Amherst College Professor Ilán Stavans to Debut and Workshop New Play, The Disappearance, This Month
March 19, 2008
Contact: Caroline Jenkins Hanna
Director of Media Relations
AMHERST, Mass.—Amherst College’s Ilán Stavans, the Lewis-Sebring Professor in Latin American and Latino Culture and Five-College Fortieth Anniversary Professor, will debut his newest work, a play titled The Disappearance, in workshop presentations at the Double Edge Theater in Ashfield, Mass., at 7:30 p.m. on Thursday, March 20 to Saturday, March 22, and Thursday, March 27 to Saturday, March 29, with an additional matinee on March 22 at 2 p.m. Immediately following the performances, Stavans and the cast will discuss the production with the audience and take questions. Tickets are $15 for general admission and $12 for students and seniors; group rates are available.
The Disappearance—which will officially premier this fall in Los Angeles and then travel to New York, Boston and Warsaw, Poland, among other cities—is based on a short story of the same title written by Stavans. The piece revolves around a Belgian theater star, Maarten Soëtendrop, who is mysteriously kidnapped after he protests the renewal of anti-Semitism in Europe. The play as a whole relates to the necessity for the reinvention of Jewish life after the Holocaust, according to Stavans.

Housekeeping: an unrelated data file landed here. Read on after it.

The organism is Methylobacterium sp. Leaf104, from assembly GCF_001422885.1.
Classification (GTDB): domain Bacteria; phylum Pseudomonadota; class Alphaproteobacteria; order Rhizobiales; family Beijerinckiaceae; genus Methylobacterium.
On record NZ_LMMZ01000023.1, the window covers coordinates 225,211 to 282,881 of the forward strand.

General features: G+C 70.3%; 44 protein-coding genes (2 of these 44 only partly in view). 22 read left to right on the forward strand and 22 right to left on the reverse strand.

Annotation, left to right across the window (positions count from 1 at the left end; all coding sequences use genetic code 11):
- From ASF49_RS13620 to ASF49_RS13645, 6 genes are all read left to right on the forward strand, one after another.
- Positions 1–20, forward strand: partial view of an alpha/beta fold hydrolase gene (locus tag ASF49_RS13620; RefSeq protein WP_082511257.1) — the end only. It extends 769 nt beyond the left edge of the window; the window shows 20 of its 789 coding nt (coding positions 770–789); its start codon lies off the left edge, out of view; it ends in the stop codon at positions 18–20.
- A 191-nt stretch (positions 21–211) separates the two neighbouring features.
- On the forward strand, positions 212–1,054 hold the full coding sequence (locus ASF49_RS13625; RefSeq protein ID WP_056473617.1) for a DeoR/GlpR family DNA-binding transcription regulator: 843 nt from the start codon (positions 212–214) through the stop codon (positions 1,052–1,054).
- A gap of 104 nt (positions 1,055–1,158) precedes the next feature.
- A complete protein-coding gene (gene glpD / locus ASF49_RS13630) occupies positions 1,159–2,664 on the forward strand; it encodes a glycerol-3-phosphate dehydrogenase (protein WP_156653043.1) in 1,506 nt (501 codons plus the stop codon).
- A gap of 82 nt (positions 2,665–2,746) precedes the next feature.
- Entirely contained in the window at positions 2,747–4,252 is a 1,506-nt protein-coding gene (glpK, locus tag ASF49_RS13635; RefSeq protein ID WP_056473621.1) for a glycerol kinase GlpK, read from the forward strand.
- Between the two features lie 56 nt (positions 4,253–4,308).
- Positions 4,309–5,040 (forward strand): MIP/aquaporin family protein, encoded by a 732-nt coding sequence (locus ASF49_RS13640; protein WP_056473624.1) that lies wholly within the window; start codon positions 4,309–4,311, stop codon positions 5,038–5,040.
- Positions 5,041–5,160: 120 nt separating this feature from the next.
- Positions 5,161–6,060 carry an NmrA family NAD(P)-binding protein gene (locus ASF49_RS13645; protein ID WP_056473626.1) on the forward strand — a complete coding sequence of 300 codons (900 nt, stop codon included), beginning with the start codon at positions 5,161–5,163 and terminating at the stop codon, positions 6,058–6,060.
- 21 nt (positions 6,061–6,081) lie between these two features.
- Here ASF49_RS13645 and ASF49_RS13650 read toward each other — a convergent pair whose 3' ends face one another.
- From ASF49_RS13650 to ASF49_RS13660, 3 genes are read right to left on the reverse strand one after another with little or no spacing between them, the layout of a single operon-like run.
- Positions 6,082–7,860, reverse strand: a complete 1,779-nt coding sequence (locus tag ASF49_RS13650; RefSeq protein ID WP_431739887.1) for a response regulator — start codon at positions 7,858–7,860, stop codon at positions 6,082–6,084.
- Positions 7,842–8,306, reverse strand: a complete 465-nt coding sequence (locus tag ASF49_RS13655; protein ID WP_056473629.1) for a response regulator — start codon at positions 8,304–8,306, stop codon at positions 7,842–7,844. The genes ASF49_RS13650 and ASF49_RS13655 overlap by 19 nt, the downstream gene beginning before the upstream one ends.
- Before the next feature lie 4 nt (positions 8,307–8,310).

The Disappearance is a milestone in the Double Edge’s 26-year history, a unique exchange between founder/artistic director Stacy Klein and Stavans. (The collaboration will serve as the basis of an upcoming book co-authored by Klein and Stavans, On Theatre, to be published in 2009.) Said Stavans, who has written or edited several books and anthologies: “This the most challenging and rewarding artistic experiment [in which] I’ve ever been involved with people from another media.” The project will also break new ground for Double Edge artistically because it is a contemporary work, it incorporates film, and it is adapted from the work of a living writer.
The Disappearance will be the fourth installment of theater’s current performance cycle, The Garden of Intimacy and Desire, which questions the contradictions of responsibility and freedom, sexuality and domination, reality, dream and flight. The project has received prestigious awards from the Trust for Mutual Understanding, the Association of Performing Arts Presenters, the NEA, the Harold Grinspoon Foundation and the Ashfield Arts Council.